Neighbors oppose new Schwartz Road plan
Last year’s controversy about a proposed housing development just west of Schwartz Road in St. Joseph Township resurfaced Thursday during a public hearing of the Allen County Plan Commission.
More than a dozen people, many wearing ”#Protect Schwartz Road” T-shirts, said they remained opposed to the developer’s amended proposal.
Residents said new plans for 155 single-family homes still did not represent compatibility with the nearby mostly rural and metes-and-bounds neighborhoods.
The controversy began in February when developer NWM Group, represented by Ric Zehr, proposed The Lakes at Woodfield, a single-family home project, and The Village of Woodfield, a rental duplex complex with a single owner, for 46 acres zoned agricultural. Together, the projects would have meant 219 new homes.
Both plans were approved by the plan commission, but the Allen County commissioners turned down a rezoning that would have allowed the duplexes.
The new proposal, from North Eastern Development Corp. also affiliated with Zehr, combines the two developments into one.
The proposal scales back the number of single-family homes in the original Lakes of Woodfield area from 89 to 74. The duplex area now has 81 single-family units.
Lots in The Lakes area are somewhat larger than before. But residents pointed out the rest of the homes and lots are smaller and will likely be of lower value than the average for surrounding homes.
One resident, Jon Havert, said the new proposal also has less green space.
“Originally, there were pockets of green space available for residents. These are just packed homes,” he said.
Just because an area is zoned single-family residential, that doesn’t mean it will be like other nearby areas also zoned that way because of differences in lot and home size, Taryn Willis said. She said she was speaking for a group of opponents.
Zehr said homes likely would average 1,100 or 1,300 square feet or more and cost between 325,000; residents said the average value of nearby properties was $324,000.
Christine Renbarger, another resident, expressed continuing concerns about increased traffic on Schwartz Road.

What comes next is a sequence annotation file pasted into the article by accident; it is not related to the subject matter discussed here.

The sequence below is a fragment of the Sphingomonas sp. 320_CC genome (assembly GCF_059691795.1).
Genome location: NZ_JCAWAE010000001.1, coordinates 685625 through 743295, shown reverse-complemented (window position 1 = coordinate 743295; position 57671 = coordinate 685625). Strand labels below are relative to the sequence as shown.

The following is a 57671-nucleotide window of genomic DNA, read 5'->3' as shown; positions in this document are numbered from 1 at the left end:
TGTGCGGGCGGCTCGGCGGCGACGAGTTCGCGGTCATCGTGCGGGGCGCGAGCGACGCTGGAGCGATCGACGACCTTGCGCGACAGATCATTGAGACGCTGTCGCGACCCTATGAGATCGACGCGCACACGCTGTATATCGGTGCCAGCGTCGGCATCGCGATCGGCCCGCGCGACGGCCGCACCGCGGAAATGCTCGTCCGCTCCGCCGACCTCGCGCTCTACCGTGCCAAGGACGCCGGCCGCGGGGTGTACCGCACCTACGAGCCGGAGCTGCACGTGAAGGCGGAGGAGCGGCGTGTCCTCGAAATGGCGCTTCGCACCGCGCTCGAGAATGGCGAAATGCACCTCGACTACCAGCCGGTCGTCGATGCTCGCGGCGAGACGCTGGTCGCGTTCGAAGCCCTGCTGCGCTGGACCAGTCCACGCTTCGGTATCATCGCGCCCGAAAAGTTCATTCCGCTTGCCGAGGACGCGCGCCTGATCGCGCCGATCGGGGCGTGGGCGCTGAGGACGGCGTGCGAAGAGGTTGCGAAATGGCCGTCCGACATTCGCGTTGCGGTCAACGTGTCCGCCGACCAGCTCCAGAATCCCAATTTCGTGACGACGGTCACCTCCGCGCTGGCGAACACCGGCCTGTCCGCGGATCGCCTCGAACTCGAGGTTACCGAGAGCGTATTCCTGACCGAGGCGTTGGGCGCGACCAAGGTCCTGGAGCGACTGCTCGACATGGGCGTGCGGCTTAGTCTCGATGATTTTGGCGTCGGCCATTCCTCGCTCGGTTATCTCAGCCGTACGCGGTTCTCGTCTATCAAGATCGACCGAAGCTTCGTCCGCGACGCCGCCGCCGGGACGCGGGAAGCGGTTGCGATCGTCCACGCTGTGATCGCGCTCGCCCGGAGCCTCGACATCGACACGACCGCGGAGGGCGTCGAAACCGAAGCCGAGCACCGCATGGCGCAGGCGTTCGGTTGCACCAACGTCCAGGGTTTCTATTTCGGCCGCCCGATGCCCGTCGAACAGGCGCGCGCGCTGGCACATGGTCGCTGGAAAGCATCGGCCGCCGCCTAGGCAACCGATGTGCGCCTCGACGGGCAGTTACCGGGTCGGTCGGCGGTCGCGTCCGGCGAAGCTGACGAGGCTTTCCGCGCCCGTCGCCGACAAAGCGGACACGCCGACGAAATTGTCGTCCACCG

She said the road is a major thoroughfare used by the Amish, who have a large settlement to the east, which is almost entirely rural.
She said in two days she collected 89 signatures from the Amish on a petition against the development.
“They are concerned about their children,” who drive buggies, and “cars in buggy lanes,” she said. “Look at the injustice this decision is bringing to the Amish in our community.”
Willis also asked the commissioners to continue the public hearing because of a pending decision to allow the development to have only one entrance even though 155 homes were being proposed.
That’s five over the limit set by the ordinance.
That proposal will have a public hearing and vote at the county’s Board of Zoning Appeals meeting at 1 p.m. Wednesday. But no one on the board advanced such a motion.
If the BZA turns down the request, the plan commission can only approve a plan with 150 lots, and the developer will need to amend the development’s layout, according to a report prepared by staff members of the Department of Planning Services.
Opponents said they’re planning to attend the BZA meeting.
The plan commission will vote on rezoning for the development and its primary development plan at its business meeting at 1 p.m. Thursday.
All rezoning decisions also must be approved by the county commissioners.